If the art we create is a reflection of the geographic piece of land that shaped us, Kacy & Clayton’s new record Carrying On is Wood Mountain, Saskatchewan, through and through. With its arid summers and bitter winters, it has built a kind of intensity in the duo that we began to hear with 2017’s Siren’s Song, but can now feel fully and deeply. We can feel the rolling, sun-drenched prairies of Saskatchewan in Clayton’s low quiver on the road-worn “High Holiday” (one of two songs on the record to feature bass harmonica from the legendary Charlie McCoy) and the trickle of its river waters in Kacy’s gliding warble on the album’s title track.
Working, once again, with Jeff Tweedy at the producing helm, Kacy & Clayton tap into their roots lyrically and aesthetically. The pastoral groove of “The South Saskatchewan River” paints a stark landscape of the place they call home, where the “hoar frost [quivers],” and where nature is being pushed out by man. Factories and new houses have replaced the spot “where the sage and sharp-tailed grouses / Used to look for spouses.” On the celebratory tune “That Sweet Orchestra Sound,” they harmonize dreamily as they sing of springtime, when “the water is swelling / the creek bed is wide / and it’s a long messy road into town.” It captures that feeling of elation when a long cold winter is finally over and we come out of hibernation to reunite with friends at the local watering hole, feeling human once again.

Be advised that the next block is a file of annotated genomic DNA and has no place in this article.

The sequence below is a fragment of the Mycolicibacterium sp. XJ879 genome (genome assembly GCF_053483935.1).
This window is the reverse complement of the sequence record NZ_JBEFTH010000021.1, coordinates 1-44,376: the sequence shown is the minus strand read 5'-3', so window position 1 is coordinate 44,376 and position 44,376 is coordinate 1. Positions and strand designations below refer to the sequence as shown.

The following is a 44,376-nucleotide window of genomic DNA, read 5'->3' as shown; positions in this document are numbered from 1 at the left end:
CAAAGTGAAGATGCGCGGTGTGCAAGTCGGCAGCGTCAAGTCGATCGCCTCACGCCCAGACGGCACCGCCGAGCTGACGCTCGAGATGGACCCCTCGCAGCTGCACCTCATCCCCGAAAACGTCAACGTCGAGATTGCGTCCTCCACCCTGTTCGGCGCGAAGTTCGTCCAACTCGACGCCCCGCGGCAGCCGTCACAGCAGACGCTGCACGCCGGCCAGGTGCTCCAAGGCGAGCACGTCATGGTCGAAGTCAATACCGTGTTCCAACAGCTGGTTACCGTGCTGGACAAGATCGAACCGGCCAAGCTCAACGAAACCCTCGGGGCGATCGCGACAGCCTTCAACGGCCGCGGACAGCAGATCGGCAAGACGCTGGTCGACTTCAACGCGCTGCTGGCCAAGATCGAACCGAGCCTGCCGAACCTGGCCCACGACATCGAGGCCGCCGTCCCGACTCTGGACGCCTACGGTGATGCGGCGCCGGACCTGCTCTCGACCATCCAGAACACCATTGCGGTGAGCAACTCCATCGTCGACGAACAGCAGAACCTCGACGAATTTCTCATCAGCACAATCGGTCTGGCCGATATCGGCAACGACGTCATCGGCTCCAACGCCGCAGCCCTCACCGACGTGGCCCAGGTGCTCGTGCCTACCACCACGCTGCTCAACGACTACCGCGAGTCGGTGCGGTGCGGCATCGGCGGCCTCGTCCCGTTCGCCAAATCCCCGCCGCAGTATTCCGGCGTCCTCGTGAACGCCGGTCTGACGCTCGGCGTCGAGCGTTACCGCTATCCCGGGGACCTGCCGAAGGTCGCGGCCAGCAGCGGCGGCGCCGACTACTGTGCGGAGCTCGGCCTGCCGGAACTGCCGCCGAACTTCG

That humanity finds its way into every song on Carrying On, whether in the intricately woven family ties of “Mom and Dad’s Waltz #2,” in the steadiness and peace of mind a devoted lover brings in “Intervention,” or in the emotional rush that comes with intense heartbreak on “In a Time of Doubt.” And all through it, we are reminded of the record collection that kept them company as they came of age, from classic 1950s country to the psychedelic 1960s and traditional folk music. Those influences are still present, but Carrying On represents a sonic shift for the band as they come into their own.